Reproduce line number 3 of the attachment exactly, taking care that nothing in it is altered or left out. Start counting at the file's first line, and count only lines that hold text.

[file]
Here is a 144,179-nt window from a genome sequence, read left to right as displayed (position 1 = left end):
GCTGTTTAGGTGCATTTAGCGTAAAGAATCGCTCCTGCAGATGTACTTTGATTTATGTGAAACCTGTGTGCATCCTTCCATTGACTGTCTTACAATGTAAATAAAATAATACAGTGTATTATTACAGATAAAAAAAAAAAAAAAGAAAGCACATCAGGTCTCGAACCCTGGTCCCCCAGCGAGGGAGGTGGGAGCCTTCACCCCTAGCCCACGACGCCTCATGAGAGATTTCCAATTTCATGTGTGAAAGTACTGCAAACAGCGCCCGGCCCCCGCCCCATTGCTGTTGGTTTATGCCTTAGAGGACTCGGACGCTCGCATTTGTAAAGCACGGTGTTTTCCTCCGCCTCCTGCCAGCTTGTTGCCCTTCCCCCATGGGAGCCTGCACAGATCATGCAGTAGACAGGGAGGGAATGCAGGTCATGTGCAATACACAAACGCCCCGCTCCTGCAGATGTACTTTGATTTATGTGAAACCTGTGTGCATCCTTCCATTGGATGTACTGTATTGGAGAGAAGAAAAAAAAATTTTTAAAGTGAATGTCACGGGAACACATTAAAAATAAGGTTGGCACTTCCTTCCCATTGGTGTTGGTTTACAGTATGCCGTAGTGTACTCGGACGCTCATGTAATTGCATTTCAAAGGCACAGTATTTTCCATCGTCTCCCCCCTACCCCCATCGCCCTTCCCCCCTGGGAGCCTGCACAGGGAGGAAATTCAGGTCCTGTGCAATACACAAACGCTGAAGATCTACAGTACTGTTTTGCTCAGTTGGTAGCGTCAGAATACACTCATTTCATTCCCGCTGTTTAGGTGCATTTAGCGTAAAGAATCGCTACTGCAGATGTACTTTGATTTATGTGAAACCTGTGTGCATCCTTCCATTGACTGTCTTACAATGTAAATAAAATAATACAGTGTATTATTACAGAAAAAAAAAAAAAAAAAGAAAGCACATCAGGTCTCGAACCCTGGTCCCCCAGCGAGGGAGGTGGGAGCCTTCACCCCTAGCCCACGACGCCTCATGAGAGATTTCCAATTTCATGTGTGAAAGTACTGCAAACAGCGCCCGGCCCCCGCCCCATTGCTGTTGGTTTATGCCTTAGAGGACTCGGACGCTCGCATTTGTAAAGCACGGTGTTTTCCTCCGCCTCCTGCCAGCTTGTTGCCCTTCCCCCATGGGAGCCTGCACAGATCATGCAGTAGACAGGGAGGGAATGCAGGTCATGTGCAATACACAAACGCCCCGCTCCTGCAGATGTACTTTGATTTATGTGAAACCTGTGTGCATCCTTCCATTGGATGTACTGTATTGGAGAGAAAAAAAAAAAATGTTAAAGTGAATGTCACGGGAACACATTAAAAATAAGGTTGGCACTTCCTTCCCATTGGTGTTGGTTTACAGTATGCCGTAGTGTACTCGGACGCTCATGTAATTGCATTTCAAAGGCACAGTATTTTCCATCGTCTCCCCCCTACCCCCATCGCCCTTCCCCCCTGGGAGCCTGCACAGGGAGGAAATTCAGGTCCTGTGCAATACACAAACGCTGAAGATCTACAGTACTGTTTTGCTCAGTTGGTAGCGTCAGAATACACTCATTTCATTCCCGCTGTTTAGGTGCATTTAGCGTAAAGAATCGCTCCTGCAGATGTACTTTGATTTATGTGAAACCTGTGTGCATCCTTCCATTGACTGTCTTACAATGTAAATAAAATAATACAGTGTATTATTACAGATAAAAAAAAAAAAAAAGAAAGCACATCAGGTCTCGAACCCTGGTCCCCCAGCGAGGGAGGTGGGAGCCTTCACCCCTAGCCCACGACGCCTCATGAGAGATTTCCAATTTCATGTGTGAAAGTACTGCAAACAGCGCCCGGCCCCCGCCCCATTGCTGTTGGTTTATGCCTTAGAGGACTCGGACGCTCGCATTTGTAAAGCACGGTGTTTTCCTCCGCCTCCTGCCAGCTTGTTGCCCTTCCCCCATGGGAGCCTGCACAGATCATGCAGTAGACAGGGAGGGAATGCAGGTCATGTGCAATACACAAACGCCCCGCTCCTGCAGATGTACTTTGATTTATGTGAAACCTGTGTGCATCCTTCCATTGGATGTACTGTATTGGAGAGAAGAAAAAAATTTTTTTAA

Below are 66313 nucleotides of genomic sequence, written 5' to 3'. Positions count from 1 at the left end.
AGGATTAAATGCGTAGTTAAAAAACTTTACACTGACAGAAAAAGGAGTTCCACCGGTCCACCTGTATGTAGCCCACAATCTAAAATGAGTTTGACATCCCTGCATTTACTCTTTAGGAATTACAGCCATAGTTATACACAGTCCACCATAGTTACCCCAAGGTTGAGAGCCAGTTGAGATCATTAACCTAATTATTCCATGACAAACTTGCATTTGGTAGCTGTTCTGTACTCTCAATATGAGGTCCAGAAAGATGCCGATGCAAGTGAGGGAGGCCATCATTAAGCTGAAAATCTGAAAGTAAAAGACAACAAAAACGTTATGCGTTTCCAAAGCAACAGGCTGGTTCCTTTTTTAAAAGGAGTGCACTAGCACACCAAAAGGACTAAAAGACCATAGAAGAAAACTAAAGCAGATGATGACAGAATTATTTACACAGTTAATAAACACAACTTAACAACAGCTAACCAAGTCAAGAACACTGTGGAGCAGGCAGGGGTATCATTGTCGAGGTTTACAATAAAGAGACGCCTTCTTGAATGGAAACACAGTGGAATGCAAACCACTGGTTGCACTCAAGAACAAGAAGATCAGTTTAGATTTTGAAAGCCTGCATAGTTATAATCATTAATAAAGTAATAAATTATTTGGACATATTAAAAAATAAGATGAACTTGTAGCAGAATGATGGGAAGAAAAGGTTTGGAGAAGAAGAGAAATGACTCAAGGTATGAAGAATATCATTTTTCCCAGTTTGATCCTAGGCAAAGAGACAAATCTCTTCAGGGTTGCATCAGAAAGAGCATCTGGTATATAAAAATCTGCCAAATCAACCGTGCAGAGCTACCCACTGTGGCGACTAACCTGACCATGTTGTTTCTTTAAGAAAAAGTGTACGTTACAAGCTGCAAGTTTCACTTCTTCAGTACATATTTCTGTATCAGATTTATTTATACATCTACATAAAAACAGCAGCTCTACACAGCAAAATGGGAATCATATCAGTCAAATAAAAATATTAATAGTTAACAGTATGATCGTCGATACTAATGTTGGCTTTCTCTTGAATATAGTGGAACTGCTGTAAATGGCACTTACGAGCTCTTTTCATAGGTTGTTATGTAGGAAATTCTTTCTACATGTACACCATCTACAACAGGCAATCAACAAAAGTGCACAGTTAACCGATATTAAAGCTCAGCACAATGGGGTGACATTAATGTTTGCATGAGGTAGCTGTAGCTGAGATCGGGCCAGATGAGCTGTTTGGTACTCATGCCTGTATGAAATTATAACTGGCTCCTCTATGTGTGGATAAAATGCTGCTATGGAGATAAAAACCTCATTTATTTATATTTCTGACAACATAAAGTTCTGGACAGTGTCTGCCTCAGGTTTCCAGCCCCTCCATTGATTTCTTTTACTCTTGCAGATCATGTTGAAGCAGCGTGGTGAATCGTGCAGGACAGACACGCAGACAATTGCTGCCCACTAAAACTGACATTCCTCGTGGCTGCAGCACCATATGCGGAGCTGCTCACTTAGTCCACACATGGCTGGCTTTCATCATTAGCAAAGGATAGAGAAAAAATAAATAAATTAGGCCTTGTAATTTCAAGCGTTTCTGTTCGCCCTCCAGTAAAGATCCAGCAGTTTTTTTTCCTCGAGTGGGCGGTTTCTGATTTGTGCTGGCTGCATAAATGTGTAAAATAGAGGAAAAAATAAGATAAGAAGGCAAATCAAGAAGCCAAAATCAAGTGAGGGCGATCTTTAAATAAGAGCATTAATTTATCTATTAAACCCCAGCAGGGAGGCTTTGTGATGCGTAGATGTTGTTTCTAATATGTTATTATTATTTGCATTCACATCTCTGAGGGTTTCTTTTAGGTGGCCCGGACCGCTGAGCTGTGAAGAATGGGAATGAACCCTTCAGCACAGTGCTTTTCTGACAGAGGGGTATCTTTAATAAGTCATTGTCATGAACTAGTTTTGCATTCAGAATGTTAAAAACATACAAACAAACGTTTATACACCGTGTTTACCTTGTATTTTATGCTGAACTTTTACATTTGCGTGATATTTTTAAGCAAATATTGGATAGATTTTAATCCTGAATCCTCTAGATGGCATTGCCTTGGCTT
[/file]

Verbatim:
Below are 66313 nucleotides of genomic sequence, written 5' to 3'. Positions count from 1 at the left end.